Top class cabaret promoted by the owner, Roy Jackson. A fabulous night when Showaddywaddy played (before they were famous). Other top acts included Johnny Johnson and the Bandwagon and the Grumbleweeds. I saw the hypnotist Edwin Heath and wonder if the cheeky bloke in the front row ever got his hands free. Chicken in a basket was delightful.
Also saw a re-run of the 1971 Rugby League Cup Final when Leigh beat Leeds. The venue was shaped like a slice of cake – appropriate as it was later sold to a bakery.
Add a Comment to this page
Please note: All comments are moderated and will not appear straight away. Please do not re-send.
Sorry ... but personal messages not related to the purpose of Manchesterbeat may not be added to the site.
Hi folks - does anyone remember the Co-op Hall, Leigh in the 60`s where groups entertained such as the BIG THREE, the HOLLIES and many more. These groups appeared lots of times and everyone really appreciated them. Its surprising how many groups ... Read More
Hi folks - does anyone remember the Co-op Hall, Leigh in the 60`s where groups entertained such as the BIG THREE, the HOLLIES and many more. These groups appeared lots of times and everyone really appreciated them. Its surprising how many groups appeared in Leigh at the Casino and the Garrick including The Beatles, Rolling Stones and many more.
The Cass was owned by Winny Brierly and the Garrick was owned by Roy Jackson and his wife and promoted many groups - unfortunately these clubs are sadly forgotten for their support.
I met my pop hero GENE VINCENT at the Garrick then had the pleasure of taking him to MA COTTOMS in Astley nr Leigh which was a bungalow which is still there on Manchester Road where he was staying.
These clubs should not be lost in history for their contribution to the support to bringing the best of groups the the area.
We had long chats whilst he was staying there, he was a great guy and very funny. Not long after the guy passed away. What a loss but we still have Ronny.
My Band, Q Factor, played there for quite a time and these posters bring back great memories, especially as we had to share dressing rooms (or should I say cupboards) with whoever was top of the bill. Not easy when they were only about 10 feet by 5 ... Read More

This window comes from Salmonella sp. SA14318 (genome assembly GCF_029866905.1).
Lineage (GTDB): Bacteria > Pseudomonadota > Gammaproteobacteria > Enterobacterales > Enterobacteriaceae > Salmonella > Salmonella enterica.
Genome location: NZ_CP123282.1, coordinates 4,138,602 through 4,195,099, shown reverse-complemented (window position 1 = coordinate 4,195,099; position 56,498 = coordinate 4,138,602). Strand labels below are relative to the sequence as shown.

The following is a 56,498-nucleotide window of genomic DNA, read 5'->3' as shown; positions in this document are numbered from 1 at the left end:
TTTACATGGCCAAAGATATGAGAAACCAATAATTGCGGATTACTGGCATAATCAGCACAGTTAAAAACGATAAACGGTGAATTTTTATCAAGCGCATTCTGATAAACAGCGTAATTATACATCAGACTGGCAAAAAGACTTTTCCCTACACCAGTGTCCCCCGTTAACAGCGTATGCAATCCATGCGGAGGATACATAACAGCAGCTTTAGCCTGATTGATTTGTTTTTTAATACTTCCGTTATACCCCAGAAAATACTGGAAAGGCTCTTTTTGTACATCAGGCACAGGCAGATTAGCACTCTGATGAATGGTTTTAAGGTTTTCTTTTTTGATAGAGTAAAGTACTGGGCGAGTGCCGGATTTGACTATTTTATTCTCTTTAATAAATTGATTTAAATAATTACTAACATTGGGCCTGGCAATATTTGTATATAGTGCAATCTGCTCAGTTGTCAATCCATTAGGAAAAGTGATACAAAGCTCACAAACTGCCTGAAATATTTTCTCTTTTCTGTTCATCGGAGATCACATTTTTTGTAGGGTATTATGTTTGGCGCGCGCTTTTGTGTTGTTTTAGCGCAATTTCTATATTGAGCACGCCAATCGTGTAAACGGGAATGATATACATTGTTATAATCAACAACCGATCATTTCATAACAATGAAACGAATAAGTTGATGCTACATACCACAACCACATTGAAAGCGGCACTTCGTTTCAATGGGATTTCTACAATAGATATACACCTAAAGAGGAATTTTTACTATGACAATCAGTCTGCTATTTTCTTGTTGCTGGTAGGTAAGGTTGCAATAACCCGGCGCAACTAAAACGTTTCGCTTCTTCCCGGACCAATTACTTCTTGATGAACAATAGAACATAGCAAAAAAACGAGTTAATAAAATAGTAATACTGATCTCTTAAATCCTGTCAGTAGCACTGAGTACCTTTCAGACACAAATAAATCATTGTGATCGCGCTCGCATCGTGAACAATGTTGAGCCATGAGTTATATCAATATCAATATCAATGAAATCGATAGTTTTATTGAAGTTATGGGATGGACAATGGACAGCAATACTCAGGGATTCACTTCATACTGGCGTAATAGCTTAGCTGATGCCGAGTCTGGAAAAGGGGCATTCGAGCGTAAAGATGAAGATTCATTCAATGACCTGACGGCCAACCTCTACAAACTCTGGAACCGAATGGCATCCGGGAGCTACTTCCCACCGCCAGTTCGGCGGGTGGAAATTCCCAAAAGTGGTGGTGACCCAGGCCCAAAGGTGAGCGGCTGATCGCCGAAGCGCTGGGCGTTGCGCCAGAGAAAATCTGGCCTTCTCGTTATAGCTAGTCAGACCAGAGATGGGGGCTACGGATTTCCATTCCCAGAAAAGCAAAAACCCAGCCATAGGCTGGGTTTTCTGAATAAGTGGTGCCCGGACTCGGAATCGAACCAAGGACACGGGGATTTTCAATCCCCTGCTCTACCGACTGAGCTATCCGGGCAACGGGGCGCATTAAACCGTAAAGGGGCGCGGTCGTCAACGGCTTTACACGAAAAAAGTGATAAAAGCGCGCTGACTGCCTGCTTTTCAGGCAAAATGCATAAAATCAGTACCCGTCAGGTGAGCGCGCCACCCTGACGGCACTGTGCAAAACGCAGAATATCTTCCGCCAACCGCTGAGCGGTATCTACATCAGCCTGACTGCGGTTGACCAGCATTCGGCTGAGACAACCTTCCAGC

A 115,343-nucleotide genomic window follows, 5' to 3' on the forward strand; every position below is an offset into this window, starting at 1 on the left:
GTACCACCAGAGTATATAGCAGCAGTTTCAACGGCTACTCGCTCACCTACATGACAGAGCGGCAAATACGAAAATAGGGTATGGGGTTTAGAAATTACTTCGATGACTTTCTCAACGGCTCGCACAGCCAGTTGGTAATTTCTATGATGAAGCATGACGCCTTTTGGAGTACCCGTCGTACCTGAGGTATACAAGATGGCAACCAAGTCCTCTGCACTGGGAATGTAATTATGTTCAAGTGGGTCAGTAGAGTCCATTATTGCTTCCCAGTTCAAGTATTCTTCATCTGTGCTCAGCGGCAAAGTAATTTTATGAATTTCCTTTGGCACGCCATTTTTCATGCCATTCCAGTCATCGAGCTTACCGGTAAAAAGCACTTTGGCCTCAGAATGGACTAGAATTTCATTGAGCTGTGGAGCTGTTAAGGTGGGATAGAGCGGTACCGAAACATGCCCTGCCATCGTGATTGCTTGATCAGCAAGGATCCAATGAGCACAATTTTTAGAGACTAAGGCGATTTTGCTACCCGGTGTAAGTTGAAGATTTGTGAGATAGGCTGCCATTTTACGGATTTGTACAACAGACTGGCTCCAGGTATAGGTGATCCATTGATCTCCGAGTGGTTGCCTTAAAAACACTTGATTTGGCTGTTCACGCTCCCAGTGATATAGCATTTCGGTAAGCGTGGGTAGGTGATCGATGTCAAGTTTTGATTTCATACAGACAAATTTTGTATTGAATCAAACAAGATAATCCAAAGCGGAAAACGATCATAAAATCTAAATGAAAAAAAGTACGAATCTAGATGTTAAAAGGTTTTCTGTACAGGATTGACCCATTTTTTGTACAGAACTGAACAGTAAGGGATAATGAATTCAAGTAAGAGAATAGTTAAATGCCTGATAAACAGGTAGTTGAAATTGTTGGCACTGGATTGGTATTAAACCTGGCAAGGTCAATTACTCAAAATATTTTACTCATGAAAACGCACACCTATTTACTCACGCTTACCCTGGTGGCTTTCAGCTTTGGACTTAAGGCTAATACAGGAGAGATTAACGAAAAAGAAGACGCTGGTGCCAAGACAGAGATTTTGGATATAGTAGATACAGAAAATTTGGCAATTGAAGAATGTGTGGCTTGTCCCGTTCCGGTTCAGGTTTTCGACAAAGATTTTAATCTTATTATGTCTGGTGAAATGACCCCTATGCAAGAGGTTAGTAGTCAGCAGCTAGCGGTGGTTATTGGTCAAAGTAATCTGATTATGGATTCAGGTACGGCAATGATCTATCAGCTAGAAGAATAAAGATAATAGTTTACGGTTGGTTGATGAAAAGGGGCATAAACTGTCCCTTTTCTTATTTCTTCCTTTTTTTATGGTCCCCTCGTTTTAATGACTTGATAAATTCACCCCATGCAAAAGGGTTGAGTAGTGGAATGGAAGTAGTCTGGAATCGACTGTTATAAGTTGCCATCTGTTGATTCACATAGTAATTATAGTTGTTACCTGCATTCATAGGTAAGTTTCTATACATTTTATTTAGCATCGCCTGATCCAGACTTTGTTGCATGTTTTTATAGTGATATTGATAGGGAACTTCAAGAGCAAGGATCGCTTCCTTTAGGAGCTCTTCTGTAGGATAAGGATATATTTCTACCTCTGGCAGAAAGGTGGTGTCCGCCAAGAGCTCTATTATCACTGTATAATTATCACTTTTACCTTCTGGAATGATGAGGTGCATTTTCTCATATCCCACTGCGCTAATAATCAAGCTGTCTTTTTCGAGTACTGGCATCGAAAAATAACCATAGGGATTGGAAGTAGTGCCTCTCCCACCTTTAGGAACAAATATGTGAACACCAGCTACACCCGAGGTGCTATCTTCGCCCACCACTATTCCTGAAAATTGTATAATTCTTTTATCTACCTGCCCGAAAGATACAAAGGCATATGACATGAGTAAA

My Band, Q Factor, played there for quite a time and these posters bring back great memories, especially as we had to share dressing rooms (or should I say cupboards) with whoever was top of the bill. Not easy when they were only about 10 feet by 5 feet, although there were three of them. We played with many of the tops stars at the time, Joe Brown, Jerry Lee Lewis, Bob Monkhouse, Gerry Marsden, Alvin Stardust (Shane Fenton as he was then), Mud, Del Shannon, Gene Vincent, Grumbleweeds, Cannon and Ball, Little and Large, David Whitfield, Jefferson and so on. The Garrick always had top acts on and often, whoever won Opportunity Knocks, appeared there the following week, The Singing Postman, Gerry Monroe and Picketywitch to name a few. Great days fondly remembered. My fiancee at the time also worked there in the kitchens as they served meals too. Sadly Roy Jackson, the owner, sold the Garrick to a guy named, I think Jeff Cordell, who owned Wigan Casino and Bolton Casino clubs, who promptly tried to turn it into a disco. Within a very short time the clientele stopped going and the club shut. Many of them, of course, were coach parties who came from all over the place and who would not come to a disco. It is now demolished and I have sometimes wandered onto the site and stood in the spot that I used to where the stage was. Memories, eh?
Hmmm - had a look on Google for them, as seemed interesting. Found this - which would be them: Bernard Stanley Arnold and his wife Lilias lived in this house between 1923 and 1948. They were an interesting couple with contrasting personalities; ... Read More
Hmmm - had a look on Google for them, as seemed interesting.Found this - which would be them: Bernard Stanley Arnold and his wife Lilias lived in this house between 1923 and 1948. They were an interesting couple with contrasting personalities; Bernard was very conventional and worked as a bank manager, whereas Lilias had an artistic temperament. She was an elocutionist and a teacher of dramatic arts. They had two sons, Stanley and Richard, who inherited their parents’ diverse personalities. Stanley followed in his father’s footsteps and eventually became Lord Mayor of Sheffield in 1972. But Richard was destined for a life in show business, starting off in music hall where he met his wife Dorothy. They formed a double act as ‘Dickie and Dottie’ and pursued a very colourful career in cabaret, working in famous nightspots such as Raymond’s Revue Bar in the West End. Their act attracted quite a bit of notoriety as it included nude scenes and was distinctly ‘risque’ for its time. As the music hall and cabaret scene declined they hung up their fig leaves and went ‘straight’ as character actors during the 1980’s. Dickie Arnold’s career spanned the theatre, including the Royal Shakespeare Company, television, and even cinema. For example he appears in the 1985 film ‘Santa Claus’ starring Dudley Moore. He died in 1990.